Don Fanelli, Will Hines, Shannon O'Neill, Bethany Hall, and our fantastic house band The LLC are all back in. Our other regulars, guys like Jesse Lee, George Kareman, Shaun Diston, and Dave Bluvband, are all in. Dave Bluvband will be playing the Human Fish, which I'm very excited about. On top of that, just because we have so much content to fill, I'm blowing things out and involving all sorts of friends of mine who have done small bits on the Gethard Show or haven't been a part of it at all thus far.

Also, one aspect of the new show that we didn't have will be special guests -- musical acts, stand ups, celebrities I can beg favors from to appear. Should be fun. Our first guess is Mikey Erg, one of the best guys in the punk world today. Our second guests will be GDP and Pistol, a couple of rappers from Jersey that I'm big fans of.

So, when and where can people watch the show? Do you have to live in New York to see it?
It broadcasts live every Wednesday at 11 PM. If you live in Manhattan it's on your cable system, depending on which provider you use, it's on all different channels. You can also see it at We'll be taking MNN's live feed and streaming it there. So you can watch this show from ANYWHERE IN THE WORLD. And you can call in and be a part of it, too.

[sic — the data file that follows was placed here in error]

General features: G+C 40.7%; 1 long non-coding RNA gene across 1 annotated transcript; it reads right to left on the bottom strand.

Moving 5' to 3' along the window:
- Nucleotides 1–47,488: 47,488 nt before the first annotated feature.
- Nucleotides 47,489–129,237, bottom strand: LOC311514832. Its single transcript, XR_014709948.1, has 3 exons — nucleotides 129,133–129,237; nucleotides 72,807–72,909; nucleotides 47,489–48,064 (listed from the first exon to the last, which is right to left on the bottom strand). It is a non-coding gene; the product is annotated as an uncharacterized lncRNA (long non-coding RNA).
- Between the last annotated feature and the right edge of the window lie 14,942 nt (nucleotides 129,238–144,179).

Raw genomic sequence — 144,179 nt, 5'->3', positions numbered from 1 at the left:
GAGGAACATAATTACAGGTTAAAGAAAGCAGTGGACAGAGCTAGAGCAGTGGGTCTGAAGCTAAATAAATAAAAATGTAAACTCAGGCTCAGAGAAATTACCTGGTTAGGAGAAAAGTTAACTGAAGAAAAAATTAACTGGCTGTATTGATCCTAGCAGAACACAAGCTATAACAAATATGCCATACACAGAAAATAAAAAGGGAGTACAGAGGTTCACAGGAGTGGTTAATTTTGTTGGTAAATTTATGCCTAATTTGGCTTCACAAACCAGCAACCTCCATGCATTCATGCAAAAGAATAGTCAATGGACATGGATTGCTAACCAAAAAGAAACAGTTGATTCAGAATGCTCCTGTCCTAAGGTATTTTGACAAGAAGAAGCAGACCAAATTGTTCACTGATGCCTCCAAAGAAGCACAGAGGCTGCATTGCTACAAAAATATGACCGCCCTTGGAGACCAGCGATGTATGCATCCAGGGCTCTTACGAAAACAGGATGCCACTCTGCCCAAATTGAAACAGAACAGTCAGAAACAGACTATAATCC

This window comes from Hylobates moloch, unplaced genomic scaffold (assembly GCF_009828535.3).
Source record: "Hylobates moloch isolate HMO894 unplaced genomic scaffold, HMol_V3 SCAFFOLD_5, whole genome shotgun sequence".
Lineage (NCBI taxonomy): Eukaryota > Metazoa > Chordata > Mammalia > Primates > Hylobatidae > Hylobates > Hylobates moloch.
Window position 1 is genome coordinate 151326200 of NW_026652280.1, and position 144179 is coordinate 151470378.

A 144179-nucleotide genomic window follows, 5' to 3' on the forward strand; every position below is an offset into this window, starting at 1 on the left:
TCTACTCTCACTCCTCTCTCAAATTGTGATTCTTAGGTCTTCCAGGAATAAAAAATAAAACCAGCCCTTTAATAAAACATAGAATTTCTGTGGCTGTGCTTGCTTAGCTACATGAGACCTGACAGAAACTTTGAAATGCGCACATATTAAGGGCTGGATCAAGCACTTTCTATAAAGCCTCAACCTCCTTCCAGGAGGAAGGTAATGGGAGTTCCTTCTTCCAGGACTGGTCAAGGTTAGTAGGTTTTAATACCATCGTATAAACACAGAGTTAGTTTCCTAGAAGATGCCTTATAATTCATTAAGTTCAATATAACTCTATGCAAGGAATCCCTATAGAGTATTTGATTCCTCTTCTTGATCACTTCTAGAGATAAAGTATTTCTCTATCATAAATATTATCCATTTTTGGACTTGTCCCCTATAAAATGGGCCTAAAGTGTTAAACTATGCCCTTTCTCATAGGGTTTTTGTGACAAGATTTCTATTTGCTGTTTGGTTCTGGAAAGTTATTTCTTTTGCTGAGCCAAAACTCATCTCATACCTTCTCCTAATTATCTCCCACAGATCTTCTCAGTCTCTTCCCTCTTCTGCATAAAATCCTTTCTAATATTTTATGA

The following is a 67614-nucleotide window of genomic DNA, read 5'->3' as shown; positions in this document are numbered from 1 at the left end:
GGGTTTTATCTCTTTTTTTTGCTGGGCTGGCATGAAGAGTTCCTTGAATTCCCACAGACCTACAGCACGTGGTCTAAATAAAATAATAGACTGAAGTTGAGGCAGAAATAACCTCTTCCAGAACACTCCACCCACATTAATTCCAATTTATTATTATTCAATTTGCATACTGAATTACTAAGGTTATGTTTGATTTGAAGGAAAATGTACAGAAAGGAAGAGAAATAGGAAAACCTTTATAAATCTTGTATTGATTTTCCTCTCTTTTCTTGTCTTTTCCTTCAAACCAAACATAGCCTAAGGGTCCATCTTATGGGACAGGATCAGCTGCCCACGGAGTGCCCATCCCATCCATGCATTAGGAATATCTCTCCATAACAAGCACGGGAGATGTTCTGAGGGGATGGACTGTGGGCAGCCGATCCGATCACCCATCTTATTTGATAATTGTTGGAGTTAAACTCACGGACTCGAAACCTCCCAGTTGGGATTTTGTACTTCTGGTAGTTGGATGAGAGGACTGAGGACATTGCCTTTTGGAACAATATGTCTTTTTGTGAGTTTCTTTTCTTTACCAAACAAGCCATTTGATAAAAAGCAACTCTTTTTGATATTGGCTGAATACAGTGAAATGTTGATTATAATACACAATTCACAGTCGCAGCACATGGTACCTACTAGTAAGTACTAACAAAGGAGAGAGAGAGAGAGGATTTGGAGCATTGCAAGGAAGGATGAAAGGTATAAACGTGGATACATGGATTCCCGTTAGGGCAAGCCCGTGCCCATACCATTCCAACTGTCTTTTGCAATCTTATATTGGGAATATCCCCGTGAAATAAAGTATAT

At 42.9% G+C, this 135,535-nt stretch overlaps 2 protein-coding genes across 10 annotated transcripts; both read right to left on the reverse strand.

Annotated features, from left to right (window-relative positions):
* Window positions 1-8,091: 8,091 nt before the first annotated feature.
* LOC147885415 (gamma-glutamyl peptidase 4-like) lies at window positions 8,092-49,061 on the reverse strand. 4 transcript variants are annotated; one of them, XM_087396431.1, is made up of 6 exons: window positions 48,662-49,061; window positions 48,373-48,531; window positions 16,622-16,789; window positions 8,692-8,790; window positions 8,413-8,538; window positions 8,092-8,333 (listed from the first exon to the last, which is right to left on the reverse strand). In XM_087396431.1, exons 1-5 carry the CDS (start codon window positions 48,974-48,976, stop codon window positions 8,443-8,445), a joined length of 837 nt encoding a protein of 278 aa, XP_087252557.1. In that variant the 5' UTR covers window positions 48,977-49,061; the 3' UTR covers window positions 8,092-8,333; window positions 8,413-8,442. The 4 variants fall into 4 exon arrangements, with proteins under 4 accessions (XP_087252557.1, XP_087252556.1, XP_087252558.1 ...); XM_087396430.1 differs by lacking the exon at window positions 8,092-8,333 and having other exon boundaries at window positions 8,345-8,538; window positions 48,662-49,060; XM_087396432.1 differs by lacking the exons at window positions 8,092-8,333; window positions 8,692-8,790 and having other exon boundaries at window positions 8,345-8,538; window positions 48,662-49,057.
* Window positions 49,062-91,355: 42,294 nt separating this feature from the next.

If you aren't able to catch it on Wednesdays, we plan on archiving full episodes you can download to watch on your ipads and ipods, as well as putting a ton of clips at Follow me on twitter @chrisgethard and I'll be sure to incessantly plug all of this as it comes into existence.

You mentioned earlier that people have expressed doubts about the show translating to television. In your mind, what is the basic philosophy behind, or essence of, the Chris Gethard Show that you hope not only translates but essentially transcends?
We want it to be good. If it's not, we want it to be such a disaster that it will be at least as much fun to watch as it would have been if it went well. We succeed big or we fail big. No middle ground shit. Nothing that lands in the "that was ok" realm. Either you really dig it or you really hate it. I grew up loving punk rock, but I have very little musical talent. To me, it's a similar philosophy -- we're gonna do what we do, we're gonna go all out, we might not be the most polished or the best looking comedians out here, but we have the most heart. We have no budget, very little idea what we're actually doing, and almost no hope of this turning into a massive success. But what we do have is a lot of passion and a lot of devotion and a real desire to do cool shit. We hope you love it. If not, we hope you hate it. Only safe things fall in between. Nothing safe.

--Lucas Hazlett is a comedy geek who improvises with anyone he can. He can be seen performing at the Peoples Improv Theater (123 East 24th Street) every Wednesday night at 8:00PM with Stranger or taking tickets and mopping bathrooms every Friday night at the Upright Citizens Brigade Theatre.